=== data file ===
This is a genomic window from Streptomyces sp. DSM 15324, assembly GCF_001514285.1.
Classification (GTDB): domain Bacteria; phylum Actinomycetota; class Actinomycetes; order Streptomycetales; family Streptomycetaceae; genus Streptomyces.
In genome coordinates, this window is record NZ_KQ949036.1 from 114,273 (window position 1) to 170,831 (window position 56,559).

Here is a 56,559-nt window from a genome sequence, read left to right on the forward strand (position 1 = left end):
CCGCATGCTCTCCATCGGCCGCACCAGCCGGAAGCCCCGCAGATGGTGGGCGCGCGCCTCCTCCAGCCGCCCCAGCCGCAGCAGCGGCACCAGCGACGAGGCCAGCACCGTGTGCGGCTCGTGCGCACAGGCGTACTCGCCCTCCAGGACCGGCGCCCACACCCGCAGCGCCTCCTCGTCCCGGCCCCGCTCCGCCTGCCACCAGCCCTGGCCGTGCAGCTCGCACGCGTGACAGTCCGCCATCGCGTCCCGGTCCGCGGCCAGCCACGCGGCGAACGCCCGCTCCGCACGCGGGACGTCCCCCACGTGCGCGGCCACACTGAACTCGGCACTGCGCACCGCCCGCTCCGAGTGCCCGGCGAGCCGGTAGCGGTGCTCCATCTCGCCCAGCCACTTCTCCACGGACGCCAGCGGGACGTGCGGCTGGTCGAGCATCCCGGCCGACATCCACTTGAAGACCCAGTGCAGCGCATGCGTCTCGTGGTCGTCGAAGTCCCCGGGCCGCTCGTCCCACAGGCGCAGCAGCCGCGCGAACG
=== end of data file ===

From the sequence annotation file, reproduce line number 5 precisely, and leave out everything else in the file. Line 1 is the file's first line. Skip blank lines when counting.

CCGCATGCTCTCCATCGGCCGCACCAGCCGGAAGCCCCGCAGATGGTGGGCGCGCGCCTCCTCCAGCCGCCCCAGCCGCAGCAGCGGCACCAGCGACGAGGCCAGCACCGTGTGCGGCTCGTGCGCACAGGCGTACTCGCCCTCCAGGACCGGCGCCCACACCCGCAGCGCCTCCTCGTCCCGGCCCCGCTCCGCCTGCCACCAGCCCTGGCCGTGCAGCTCGCACGCGTGACAGTCCGCCATCGCGTCCCGGTCCGCGGCCAGCCACGCGGCGAACGCCCGCTCCGCACGCGGGACGTCCCCCACGTGCGCGGCCACACTGAACTCGGCACTGCGCACCGCCCGCTCCGAGTGCCCGGCGAGCCGGTAGCGGTGCTCCATCTCGCCCAGCCACTTCTCCACGGACGCCAGCGGGACGTGCGGCTGGTCGAGCATCCCGGCCGACATCCACTTGAAGACCCAGTGCAGCGCATGCGTCTCGTGGTCGTCGAAGTCCCCGGGCCGCTCGTCCCACAGGCGCAGCAGCCGCGCGAACG